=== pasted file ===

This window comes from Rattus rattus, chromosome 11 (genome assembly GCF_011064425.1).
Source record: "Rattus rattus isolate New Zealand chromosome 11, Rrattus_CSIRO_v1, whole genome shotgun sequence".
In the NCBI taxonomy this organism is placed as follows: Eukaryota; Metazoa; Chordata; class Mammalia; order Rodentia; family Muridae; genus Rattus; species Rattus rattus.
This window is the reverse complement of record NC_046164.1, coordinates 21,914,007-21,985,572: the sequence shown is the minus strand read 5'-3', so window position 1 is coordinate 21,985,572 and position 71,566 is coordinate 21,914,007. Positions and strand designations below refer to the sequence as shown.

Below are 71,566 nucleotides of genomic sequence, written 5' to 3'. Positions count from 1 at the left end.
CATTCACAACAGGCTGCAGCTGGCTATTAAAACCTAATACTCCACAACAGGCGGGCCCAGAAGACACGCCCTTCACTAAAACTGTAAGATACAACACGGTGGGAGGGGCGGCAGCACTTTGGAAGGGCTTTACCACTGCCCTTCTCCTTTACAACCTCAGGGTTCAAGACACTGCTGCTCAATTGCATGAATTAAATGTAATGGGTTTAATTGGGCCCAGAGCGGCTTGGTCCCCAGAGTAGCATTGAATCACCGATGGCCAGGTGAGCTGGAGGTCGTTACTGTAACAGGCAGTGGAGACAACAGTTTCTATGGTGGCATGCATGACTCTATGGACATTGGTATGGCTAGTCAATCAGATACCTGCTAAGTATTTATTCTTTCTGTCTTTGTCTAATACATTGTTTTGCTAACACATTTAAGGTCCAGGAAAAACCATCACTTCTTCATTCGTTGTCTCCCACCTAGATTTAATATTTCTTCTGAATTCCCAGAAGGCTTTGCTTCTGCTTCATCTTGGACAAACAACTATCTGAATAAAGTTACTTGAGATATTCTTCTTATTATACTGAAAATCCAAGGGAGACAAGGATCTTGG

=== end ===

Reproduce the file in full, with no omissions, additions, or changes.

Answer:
This window comes from Rattus rattus, chromosome 11 (genome assembly GCF_011064425.1).
Source record: "Rattus rattus isolate New Zealand chromosome 11, Rrattus_CSIRO_v1, whole genome shotgun sequence".
In the NCBI taxonomy this organism is placed as follows: Eukaryota; Metazoa; Chordata; class Mammalia; order Rodentia; family Muridae; genus Rattus; species Rattus rattus.
This window is the reverse complement of record NC_046164.1, coordinates 21,914,007-21,985,572: the sequence shown is the minus strand read 5'-3', so window position 1 is coordinate 21,985,572 and position 71,566 is coordinate 21,914,007. Positions and strand designations below refer to the sequence as shown.

Below are 71,566 nucleotides of genomic sequence, written 5' to 3'. Positions count from 1 at the left end.
CATTCACAACAGGCTGCAGCTGGCTATTAAAACCTAATACTCCACAACAGGCGGGCCCAGAAGACACGCCCTTCACTAAAACTGTAAGATACAACACGGTGGGAGGGGCGGCAGCACTTTGGAAGGGCTTTACCACTGCCCTTCTCCTTTACAACCTCAGGGTTCAAGACACTGCTGCTCAATTGCATGAATTAAATGTAATGGGTTTAATTGGGCCCAGAGCGGCTTGGTCCCCAGAGTAGCATTGAATCACCGATGGCCAGGTGAGCTGGAGGTCGTTACTGTAACAGGCAGTGGAGACAACAGTTTCTATGGTGGCATGCATGACTCTATGGACATTGGTATGGCTAGTCAATCAGATACCTGCTAAGTATTTATTCTTTCTGTCTTTGTCTAATACATTGTTTTGCTAACACATTTAAGGTCCAGGAAAAACCATCACTTCTTCATTCGTTGTCTCCCACCTAGATTTAATATTTCTTCTGAATTCCCAGAAGGCTTTGCTTCTGCTTCATCTTGGACAAACAACTATCTGAATAAAGTTACTTGAGATATTCTTCTTATTATACTGAAAATCCAAGGGAGACAAGGATCTTGG